The classic children’s tale of friendship between a young boy and a mysterious ancient caveman is brought to life in this fast-paced interactive show full of sing-along songs and puppetry.

Filled with discarded objects and broken bric-a-brac, a rubbish dump might seem an unlikely playground, but to a young boy, Barney, the “stones and bone, bottles, nuts and bolts” hold all the magical attractions of a treasure trove with the power to ignite his imagination. “I wish I lived here,” he says, as he gazes wide-eyed all around him.

But when Barney is plunged down a hole into a darker mysterious world, he encounters a strange creature and an enchanting adventure greater than he’d ever imagined is about to begin.

With the stage set in hues of gold and rusty brown that doubles as a cosy domestic scene of Barney’s grandparents’ home and the tantalising mysteries of the ‘Chalk Pit’, there’s plenty of visual action to entice the audience. The story is also perfectly pitched for young theatre-goers, with just short of an hour of playfully demonstrative acting  by the enthusiastic cast that includes one of CBeebies favourite storytellers Katy Ashworth as a sprightly Grandma, while Grandpa doubles his acting duties as puppeteer for Stig.

The audience are invited to participate from the get-go, as they are greeted by the sparring siblings, Barney and Lou, given a picture to colour and invited to turn into a paper airplane to fly to the stage. Pictures are then decorously hung on a washing line on the stage

As Barney’s visits to the pit become more frequent, the audience become privy to their secret friendship as it blossoms, but when Barney returns home he is teased by his disbelieving family about making up stories. Will his family ever believe Barney or do they need proof?

Filled with musical interludes and plenty of chances for the audience to join in with sing-along action sounds – expect to be invited to get up on your feet and make some noise! – this is a charming adventure filled with old-fashioned charm yet still provides plenty of action to engage a contemporary audience.

There’s also a dramatic climax when an escaped tiger appears and Stig must come to the rescue of his friends. Props are used ingeniously, with a fluffy dusty depicting a fox’s tail and jam jars being piled on top of each other to represent a smoking chimney. “You guys know where I’m going with this, don’t you?” Barney asked his audience, to which one piped up with disarming honestly: “No.”

With its simple narrative and fun family dynamics, the cast pounce and prance around the stage, while Stig – artfully puppeteered to give a quizzical and sweetly naive nuance to his character – proves a charmingly enigmatic star of the show.

Adapted by Mike Kenny, one of UK’s leading writers in young people’s theatre (his Olivier Award-winning adaptation of The Railway Children for York Theatre Royal is currently enjoying an extended season at Kings Cross Theatre), this stage version of Stig of the Dump upholds the magic of the original novel, but recycled with a twist for its contemporary audience.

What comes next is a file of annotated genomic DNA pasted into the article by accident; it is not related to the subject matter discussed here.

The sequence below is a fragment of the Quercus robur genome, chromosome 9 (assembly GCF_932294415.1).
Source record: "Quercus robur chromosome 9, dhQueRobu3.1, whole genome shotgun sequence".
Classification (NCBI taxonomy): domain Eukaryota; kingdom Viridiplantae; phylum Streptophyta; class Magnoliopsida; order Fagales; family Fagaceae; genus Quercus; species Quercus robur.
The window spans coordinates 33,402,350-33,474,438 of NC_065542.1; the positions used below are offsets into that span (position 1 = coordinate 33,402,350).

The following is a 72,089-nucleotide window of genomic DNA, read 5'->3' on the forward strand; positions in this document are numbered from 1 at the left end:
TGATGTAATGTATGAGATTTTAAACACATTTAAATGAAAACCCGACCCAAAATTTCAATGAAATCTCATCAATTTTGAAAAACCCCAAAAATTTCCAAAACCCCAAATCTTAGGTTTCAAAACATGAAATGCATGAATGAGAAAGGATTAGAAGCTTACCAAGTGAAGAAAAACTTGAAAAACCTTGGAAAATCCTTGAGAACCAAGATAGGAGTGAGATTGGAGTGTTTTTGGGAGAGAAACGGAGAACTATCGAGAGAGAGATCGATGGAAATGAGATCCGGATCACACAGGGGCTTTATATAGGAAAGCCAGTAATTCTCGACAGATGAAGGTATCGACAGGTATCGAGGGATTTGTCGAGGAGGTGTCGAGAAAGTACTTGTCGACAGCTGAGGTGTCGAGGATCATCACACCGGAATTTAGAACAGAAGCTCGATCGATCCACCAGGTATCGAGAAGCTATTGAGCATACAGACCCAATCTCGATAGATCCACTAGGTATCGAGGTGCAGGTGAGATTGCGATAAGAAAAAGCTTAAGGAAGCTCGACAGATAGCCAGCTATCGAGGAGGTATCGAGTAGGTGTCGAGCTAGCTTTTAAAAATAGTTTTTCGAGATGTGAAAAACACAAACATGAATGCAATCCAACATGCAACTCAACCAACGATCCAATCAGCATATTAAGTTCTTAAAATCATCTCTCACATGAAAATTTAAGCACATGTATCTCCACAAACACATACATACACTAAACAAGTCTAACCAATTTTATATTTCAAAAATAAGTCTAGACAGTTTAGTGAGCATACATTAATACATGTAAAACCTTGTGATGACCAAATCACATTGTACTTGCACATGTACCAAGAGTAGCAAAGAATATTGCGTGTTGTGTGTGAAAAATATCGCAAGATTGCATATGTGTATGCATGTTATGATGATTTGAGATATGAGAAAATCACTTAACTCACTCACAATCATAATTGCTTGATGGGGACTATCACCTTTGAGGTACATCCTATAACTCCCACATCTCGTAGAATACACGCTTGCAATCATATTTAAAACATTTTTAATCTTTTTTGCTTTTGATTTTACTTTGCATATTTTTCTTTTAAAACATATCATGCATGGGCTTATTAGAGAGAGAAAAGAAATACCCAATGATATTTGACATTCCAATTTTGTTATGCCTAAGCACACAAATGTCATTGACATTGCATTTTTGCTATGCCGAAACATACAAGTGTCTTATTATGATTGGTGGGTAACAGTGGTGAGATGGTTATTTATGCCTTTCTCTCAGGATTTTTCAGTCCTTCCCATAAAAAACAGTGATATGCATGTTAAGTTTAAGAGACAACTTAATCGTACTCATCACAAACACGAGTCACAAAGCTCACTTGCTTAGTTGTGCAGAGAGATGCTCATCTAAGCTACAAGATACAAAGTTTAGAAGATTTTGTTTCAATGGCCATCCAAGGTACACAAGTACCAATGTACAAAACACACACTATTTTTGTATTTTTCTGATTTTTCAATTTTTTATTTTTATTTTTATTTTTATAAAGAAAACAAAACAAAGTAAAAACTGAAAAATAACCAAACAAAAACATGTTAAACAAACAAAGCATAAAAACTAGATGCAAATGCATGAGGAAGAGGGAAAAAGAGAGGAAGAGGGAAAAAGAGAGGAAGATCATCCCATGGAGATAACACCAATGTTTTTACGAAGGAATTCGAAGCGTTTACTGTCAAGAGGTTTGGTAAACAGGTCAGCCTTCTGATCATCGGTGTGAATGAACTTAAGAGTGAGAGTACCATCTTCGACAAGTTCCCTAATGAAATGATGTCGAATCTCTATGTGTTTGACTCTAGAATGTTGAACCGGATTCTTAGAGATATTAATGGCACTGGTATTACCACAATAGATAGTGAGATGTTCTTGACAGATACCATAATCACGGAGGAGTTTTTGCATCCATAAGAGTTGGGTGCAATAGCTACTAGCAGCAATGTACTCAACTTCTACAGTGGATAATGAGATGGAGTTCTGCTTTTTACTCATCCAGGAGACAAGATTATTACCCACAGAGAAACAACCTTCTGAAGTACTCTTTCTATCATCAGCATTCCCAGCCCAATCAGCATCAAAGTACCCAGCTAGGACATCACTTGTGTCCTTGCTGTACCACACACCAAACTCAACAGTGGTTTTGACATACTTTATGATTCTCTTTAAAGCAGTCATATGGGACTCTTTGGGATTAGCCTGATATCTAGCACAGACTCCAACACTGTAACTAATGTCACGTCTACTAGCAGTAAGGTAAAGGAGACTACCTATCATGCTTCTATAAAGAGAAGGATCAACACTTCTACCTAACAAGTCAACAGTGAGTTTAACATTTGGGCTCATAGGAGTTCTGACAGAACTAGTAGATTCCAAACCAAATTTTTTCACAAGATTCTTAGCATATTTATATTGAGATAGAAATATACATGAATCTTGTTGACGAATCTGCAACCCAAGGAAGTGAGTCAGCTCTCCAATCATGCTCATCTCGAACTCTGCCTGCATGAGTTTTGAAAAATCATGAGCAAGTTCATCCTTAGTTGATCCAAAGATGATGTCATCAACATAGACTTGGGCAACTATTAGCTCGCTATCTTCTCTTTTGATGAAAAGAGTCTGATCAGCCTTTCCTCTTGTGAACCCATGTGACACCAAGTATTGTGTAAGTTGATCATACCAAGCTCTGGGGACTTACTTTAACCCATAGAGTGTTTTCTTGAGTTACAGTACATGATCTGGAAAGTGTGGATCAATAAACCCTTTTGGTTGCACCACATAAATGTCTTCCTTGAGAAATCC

The highlight for young theatre-goers is that they are actively invited to get involved. And there’s also opportunity for selfies with the smiling cast at the end of the show.

Fun fact Cavemen lived during the Stone Age over two million years ago. Although primitive, cavemen invented many things including medicinal herbs, stargazing, stone axes, fire, fishing, a basic wheel and storytelling. They also practised human sacrifice – and burial rites.

Did you know? In the 19th-century in the UK, scavengers who collected unwanted waste items were known as ‘rag and bone’ men. Rag was any form of clothing made from cotton or wool. There was a vast market for the rags, such as carpet underlay, mattress stuffing, and seating in trains and buses. Bone was animal bone. As this was before the days of plastics, buttons on clothes were either bone or rubber. Also before World War II, most people bought meat on the bone. The meat was roasted to feed a family for two or three days, then the bones were boiled clean in a saucepan for soup, and then saved for the rag and bone man. The market for the bones was for fertilizer. It was burnt into a powder and sold as bone meal. The origin of the word bonfire is ‘bone fire’.

About London Contemporary Theatre Established by Jonathan Ashby-Rock and Philip Ryder in 2012 with an aim to bring classic theatre to a contemporary audience, London Contemporary Theatre is committed to creating exciting, fast-paced theatre using live original music. Productions include Danny Champion of the World (2015) and Treasure Island (2014) as well as outdoor productions and events.

Author notes David Clive King was born in Richmond, Surrey in 1924. In 1926, he moved with his parents to Oliver’s Farm in Kent, on the North Downs, alongside which was an abandoned chalk-pit. His early education was at a private infant school where one of the teachers, Miss Brodie, claimed to have taught Christopher Robin Milne, and introduced Clive to stories about Stone Age people. Thereafter, he went to King’s School, Rochester; Downing College, Cambridge, and the School of Oriental and African Studies, London. From 1943 to 1947, King served in the Royal Navy, travelling widely before working as an officer of the British Council in Amsterdam, Belfast, Aleppo, Damascus, Beirut, Dhaka and Madras. Several of these exotic places provided material for his 19 children’s stories, but his best-known book Stig of The Dump was written during an educational job at Rye, East Sussex. Stig of the Dump is set where Clive grew up in Ash, Kent, and where he spent his childhood building dens. The chalk pit where Clive imagined that Stig lived is now part of a golf course.